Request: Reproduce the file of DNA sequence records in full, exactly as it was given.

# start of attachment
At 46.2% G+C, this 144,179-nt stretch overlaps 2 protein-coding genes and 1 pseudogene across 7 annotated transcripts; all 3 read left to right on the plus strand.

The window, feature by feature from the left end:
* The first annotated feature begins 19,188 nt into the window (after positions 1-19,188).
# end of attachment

At 46.2% G+C, this 144,179-nt stretch overlaps 2 protein-coding genes and 1 pseudogene across 7 annotated transcripts; all 3 read left to right on the plus strand.

The window, feature by feature from the left end:
* The first annotated feature begins 19,188 nt into the window (after positions 1-19,188).